ISSN (Print) - 0012-9976 | ISSN (Online) - 2349-8846

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Genealogies of Nagaland’s ‘Tribal Democracy’

Compared to the bulky literature on caste and democracy, we still know little about the form and functioning of democratic politics amongst tribes. This is a serious lacuna, one which, at the level of sociology, impedes the kind of careful comparison that has long proven fruitful to capture the inner logic and intricacies of social life. If caste is deemed central to any understanding of contemporary Indian politics, what about those states and constituencies in which tribes preponderate numerically?

Legal Violence and Its Unacknowledged Terrain in Chaitanya Tamhane’s Court

A critical take on the film, Court, with respect to the legal discourse through which it weaves its narrative of the failure of legal activism. The film is critiqued through a particular branch of critical legal scholarship that associates the activities of the lawyer or legal activist with that of the translator or the interpreter. As activities pertaining to justice and the survival of human beings, acts of misreading and mistranslation are therefore not innocent or incidental to the legal process or legal activism.

Does India Need a Caste-based Quota in Cricket?

In India’s 85-year-long Test history, only four of the 289 male Test cricketers have reportedly been Dalits. While concrete steps have been taken to address a similar under-representation of non-white players in South Africa, Dalit under-representation in Indian cricket has received scant attention. There is a need to understand this as a function of systemic barriers arising from corporate patronage post-independence and the urban stranglehold of the game, instead of attributing it to choice, inherent inability or upper caste “tastes.” The grass-roots development approach of Cricket South Africa can serve as an example to address this anomaly.

How BJP Appropriated the Idea of Equality to Create a Divided India

Right-wing populism has managed to turn the traditional progressive political practices on their head. The BJP began with a critique of poor implementation of NREGA through a discourse on corruption, but gradually resignified it into a critique of welfare itself; anger against growing economic inequalities leads to the election of more pro-corporate government. This article looks at the future of right-wing populism in India, arguing that instead of a moral rejection, we need to undersand the "moral structure" on which it builds its politics.

Explicit Prejudice

A representative phone survey to study explicit prejudice against women and Dalits in Delhi, Mumbai, Uttar Pradesh, and Rajasthan reveals widespread prejudice in several domains and discusses the consequences for women and Dalits, and society as a whole. The results suggest the need for a more robust public discourse and active approach to measuring and challenging prejudice and discrimination.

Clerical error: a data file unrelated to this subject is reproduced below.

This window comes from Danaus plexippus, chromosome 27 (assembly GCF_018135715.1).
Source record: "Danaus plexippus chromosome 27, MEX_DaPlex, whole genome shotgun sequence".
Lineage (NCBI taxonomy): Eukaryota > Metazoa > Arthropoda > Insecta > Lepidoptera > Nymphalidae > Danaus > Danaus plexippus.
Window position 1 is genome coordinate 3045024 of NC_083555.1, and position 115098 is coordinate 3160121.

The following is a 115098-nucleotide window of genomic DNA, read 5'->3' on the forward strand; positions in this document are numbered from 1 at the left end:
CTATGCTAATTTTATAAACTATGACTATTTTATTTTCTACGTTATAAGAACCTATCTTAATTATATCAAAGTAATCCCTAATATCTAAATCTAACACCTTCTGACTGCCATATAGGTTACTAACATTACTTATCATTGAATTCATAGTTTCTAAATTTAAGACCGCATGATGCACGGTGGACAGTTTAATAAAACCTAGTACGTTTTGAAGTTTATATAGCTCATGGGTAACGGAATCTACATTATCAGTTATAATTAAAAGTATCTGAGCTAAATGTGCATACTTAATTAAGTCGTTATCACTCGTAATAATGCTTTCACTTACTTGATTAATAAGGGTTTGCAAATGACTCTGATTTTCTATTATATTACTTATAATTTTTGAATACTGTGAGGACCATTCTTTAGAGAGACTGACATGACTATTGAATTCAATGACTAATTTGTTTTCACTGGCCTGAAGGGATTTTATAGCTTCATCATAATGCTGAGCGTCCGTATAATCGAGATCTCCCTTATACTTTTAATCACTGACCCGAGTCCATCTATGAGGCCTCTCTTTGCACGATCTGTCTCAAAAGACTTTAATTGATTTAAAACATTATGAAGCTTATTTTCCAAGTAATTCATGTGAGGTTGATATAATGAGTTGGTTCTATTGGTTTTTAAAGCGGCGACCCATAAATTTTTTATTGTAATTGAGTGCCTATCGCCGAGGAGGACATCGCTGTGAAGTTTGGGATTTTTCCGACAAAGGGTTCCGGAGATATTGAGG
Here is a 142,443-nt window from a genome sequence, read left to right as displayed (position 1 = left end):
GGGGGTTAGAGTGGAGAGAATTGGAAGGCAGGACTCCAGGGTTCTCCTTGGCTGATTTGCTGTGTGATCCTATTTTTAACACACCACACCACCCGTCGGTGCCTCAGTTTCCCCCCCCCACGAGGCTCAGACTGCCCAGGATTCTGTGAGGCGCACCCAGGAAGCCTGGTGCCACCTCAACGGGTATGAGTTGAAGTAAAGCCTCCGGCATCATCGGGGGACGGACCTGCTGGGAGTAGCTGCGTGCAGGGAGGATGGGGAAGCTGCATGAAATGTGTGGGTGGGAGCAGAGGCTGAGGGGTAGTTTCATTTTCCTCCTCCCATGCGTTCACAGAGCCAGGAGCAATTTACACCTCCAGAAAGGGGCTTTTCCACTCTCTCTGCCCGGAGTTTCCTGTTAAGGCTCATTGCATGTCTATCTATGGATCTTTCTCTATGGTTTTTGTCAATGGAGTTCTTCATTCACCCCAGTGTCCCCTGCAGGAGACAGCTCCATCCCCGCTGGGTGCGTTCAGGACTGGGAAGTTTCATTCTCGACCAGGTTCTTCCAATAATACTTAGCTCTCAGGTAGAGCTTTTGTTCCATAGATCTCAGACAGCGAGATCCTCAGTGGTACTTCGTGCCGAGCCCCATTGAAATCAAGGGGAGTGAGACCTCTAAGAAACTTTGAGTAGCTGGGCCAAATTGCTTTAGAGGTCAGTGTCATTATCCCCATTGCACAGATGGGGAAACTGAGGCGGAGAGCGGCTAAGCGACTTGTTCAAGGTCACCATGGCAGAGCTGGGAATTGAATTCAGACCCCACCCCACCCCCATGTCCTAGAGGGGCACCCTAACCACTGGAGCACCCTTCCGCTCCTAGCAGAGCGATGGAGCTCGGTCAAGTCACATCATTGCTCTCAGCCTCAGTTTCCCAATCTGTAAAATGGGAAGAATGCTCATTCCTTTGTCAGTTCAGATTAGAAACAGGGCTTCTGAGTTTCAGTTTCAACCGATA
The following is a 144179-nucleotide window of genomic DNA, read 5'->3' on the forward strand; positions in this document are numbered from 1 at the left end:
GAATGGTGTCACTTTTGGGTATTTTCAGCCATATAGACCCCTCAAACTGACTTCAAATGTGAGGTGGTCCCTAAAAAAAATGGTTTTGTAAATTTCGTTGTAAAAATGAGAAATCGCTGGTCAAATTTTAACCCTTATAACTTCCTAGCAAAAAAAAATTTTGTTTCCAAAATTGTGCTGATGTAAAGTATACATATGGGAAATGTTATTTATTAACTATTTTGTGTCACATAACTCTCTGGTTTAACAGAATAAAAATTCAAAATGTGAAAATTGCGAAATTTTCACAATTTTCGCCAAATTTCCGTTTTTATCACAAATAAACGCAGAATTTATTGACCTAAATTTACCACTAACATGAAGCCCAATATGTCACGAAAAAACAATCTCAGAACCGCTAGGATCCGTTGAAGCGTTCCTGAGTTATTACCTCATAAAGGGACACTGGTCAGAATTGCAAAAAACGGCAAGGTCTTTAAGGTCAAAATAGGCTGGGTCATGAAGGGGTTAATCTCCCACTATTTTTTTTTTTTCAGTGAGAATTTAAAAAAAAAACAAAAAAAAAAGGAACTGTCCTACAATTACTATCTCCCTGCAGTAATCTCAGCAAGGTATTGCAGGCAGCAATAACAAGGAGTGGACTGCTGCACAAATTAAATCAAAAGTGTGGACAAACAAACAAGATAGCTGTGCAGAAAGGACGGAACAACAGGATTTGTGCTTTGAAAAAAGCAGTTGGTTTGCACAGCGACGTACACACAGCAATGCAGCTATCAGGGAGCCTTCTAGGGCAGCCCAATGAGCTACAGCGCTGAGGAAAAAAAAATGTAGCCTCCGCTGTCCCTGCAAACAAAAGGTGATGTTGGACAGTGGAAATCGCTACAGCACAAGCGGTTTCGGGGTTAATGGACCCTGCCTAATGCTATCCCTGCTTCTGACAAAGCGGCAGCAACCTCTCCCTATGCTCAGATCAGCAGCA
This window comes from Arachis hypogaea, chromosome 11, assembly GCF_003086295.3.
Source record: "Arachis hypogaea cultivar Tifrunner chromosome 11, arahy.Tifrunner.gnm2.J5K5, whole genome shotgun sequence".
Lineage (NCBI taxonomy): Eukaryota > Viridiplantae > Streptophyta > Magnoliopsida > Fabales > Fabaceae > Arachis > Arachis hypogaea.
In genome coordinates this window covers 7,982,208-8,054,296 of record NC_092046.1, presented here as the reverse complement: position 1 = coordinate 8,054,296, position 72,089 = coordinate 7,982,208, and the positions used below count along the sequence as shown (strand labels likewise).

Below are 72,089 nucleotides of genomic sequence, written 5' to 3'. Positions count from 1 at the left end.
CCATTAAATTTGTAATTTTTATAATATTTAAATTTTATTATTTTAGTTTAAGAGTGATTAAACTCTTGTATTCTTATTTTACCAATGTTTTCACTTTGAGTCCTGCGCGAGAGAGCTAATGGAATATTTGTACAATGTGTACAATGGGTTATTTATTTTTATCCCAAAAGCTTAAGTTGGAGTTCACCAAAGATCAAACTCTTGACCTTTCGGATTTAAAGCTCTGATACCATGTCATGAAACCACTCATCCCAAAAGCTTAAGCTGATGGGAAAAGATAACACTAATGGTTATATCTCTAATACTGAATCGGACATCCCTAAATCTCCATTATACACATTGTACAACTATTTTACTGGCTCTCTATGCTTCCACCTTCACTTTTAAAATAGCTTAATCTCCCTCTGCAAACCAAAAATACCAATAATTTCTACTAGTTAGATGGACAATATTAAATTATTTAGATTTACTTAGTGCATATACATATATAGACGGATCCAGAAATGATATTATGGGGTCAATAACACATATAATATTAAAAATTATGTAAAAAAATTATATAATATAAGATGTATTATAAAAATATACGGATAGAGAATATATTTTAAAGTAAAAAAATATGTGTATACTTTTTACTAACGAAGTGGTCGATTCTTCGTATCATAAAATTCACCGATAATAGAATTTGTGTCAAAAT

Development of a Few, Misery for the Masses

After 70 years of independence, India continues to languish at the bottom of the comity of nations on every parameter that constitutes real development. The widening economic disparities and relentless violence against Dalits, Adivasis and minorities demonstrate that B R Ambedkar’s dream of social and economic equality accompanying political equality remains elusive.

Caste in a Tamil Family

Written using the voice of Zehra Hashmi, an ethnographic narrative examines caste in transition in Jaffna, centred around a Vel . l . āl . ar family that lived in the peninsula throughout the duration of the Sri Lankan Civil War, which came to an end in May 2009. Based on field research and interviews conducted between 2011 and 2013, the authors find that interlocutors struggle to make meaning of post-war changes.

Faculty Diversity at the Indian Institutes of Management

A look at the social composition of faculty members at the Indian Institutes of Management reveals that the faculty body at these institutions is drawn from a very narrow spectrum of Indian society. The recently proposed legislation that will convert IIMs into full-fledged universities offers a canvas for public deliberation on the question of social diversity at these institutions of higher learning.

Robbing Rohith of His Dalitness

The basic question that the Rohith Vemula case raises is about the existence of the rule of law in India. If his mother Radhika Vemula was rich, there would have been no issue about Rohith’s caste and all people named in the FIR for abetting his suicide would have been in jail. But her fault is that she lived off the pittance that Rohith sent her from his paltry fellowship!

Defying the Pattern

On the basis of evidence, culled from the 2016 assembly elections, this opinion piece reiterates the argument that political process shaping voters' preferences needs to be contextually understood to meaningfully explain the poll outcome in India.

10 Years of Khairlanji

Was justice really done in the Khairlanji massacre? Is there any let-up in atrocities against Dalits? More importantly, will the victims get justice given the depressing trend in recent judgments, where perpetrators of violence against Dalits have been repeatedly acquitted?

Trade Unions in Banks Remain Relevant

“Are Trade Unions Relevant in the Indian Banking Sector?” by Bino Paul G D and Pooja Gupta Mahurkar (EPW, 16 April 2016) contains surmises and generalisations without verifiable supporting data, apart from glaring contradictions. Further, it does not address the current challenges before bank unions.

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